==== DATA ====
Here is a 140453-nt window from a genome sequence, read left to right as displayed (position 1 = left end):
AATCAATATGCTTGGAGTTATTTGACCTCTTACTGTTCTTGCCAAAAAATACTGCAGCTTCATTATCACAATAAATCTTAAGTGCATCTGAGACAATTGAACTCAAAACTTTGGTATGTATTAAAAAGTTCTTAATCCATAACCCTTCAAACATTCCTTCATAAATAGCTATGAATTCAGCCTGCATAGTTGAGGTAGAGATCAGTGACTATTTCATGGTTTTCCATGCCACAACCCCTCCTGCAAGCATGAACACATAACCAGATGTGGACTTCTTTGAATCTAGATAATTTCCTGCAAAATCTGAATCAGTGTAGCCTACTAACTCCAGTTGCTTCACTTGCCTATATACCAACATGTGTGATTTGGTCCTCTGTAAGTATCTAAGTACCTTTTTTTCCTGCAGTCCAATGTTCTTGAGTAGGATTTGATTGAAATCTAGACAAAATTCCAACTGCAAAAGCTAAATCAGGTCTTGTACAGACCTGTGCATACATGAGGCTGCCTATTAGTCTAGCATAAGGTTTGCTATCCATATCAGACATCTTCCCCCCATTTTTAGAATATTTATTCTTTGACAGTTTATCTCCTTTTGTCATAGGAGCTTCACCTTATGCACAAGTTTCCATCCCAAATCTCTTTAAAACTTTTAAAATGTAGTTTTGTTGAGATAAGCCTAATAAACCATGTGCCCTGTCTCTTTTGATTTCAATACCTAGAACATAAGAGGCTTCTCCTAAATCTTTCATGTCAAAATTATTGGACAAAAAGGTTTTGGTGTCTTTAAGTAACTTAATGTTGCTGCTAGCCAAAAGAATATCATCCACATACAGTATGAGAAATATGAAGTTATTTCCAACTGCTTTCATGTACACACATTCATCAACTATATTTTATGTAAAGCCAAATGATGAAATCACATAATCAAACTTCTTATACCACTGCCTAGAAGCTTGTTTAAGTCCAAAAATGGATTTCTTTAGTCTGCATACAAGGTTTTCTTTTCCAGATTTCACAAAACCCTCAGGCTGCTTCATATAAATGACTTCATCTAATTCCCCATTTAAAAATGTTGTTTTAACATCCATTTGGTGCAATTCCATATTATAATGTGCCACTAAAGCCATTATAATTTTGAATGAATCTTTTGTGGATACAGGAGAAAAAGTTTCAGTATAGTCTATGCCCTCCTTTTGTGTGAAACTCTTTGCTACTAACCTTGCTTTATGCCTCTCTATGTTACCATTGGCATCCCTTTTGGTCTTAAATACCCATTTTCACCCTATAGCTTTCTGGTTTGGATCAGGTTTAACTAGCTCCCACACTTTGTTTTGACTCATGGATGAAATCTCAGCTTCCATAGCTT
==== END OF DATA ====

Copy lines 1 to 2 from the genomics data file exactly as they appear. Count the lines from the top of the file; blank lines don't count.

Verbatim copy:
Here is a 140453-nt window from a genome sequence, read left to right as displayed (position 1 = left end):
AATCAATATGCTTGGAGTTATTTGACCTCTTACTGTTCTTGCCAAAAAATACTGCAGCTTCATTATCACAATAAATCTTAAGTGCATCTGAGACAATTGAACTCAAAACTTTGGTATGTATTAAAAAGTTCTTAATCCATAACCCTTCAAACATTCCTTCATAAATAGCTATGAATTCAGCCTGCATAGTTGAGGTAGAGATCAGTGACTATTTCATGGTTTTCCATGCCACAACCCCTCCTGCAAGCATGAACACATAACCAGATGTGGACTTCTTTGAATCTAGATAATTTCCTGCAAAATCTGAATCAGTGTAGCCTACTAACTCCAGTTGCTTCACTTGCCTATATACCAACATGTGTGATTTGGTCCTCTGTAAGTATCTAAGTACCTTTTTTTCCTGCAGTCCAATGTTCTTGAGTAGGATTTGATTGAAATCTAGACAAAATTCCAACTGCAAAAGCTAAATCAGGTCTTGTACAGACCTGTGCATACATGAGGCTGCCTATTAGTCTAGCATAAGGTTTGCTATCCATATCAGACATCTTCCCCCCATTTTTAGAATATTTATTCTTTGACAGTTTATCTCCTTTTGTCATAGGAGCTTCACCTTATGCACAAGTTTCCATCCCAAATCTCTTTAAAACTTTTAAAATGTAGTTTTGTTGAGATAAGCCTAATAAACCATGTGCCCTGTCTCTTTTGATTTCAATACCTAGAACATAAGAGGCTTCTCCTAAATCTTTCATGTCAAAATTATTGGACAAAAAGGTTTTGGTGTCTTTAAGTAACTTAATGTTGCTGCTAGCCAAAAGAATATCATCCACATACAGTATGAGAAATATGAAGTTATTTCCAACTGCTTTCATGTACACACATTCATCAACTATATTTTATGTAAAGCCAAATGATGAAATCACATAATCAAACTTCTTATACCACTGCCTAGAAGCTTGTTTAAGTCCAAAAATGGATTTCTTTAGTCTGCATACAAGGTTTTCTTTTCCAGATTTCACAAAACCCTCAGGCTGCTTCATATAAATGACTTCATCTAATTCCCCATTTAAAAATGTTGTTTTAACATCCATTTGGTGCAATTCCATATTATAATGTGCCACTAAAGCCATTATAATTTTGAATGAATCTTTTGTGGATACAGGAGAAAAAGTTTCAGTATAGTCTATGCCCTCCTTTTGTGTGAAACTCTTTGCTACTAACCTTGCTTTATGCCTCTCTATGTTACCATTGGCATCCCTTTTGGTCTTAAATACCCATTTTCACCCTATAGCTTTCTGGTTTGGATCAGGTTTAACTAGCTCCCACACTTTGTTTTGACTCATGGATGAAATCTCAGCTTCCATAGCTT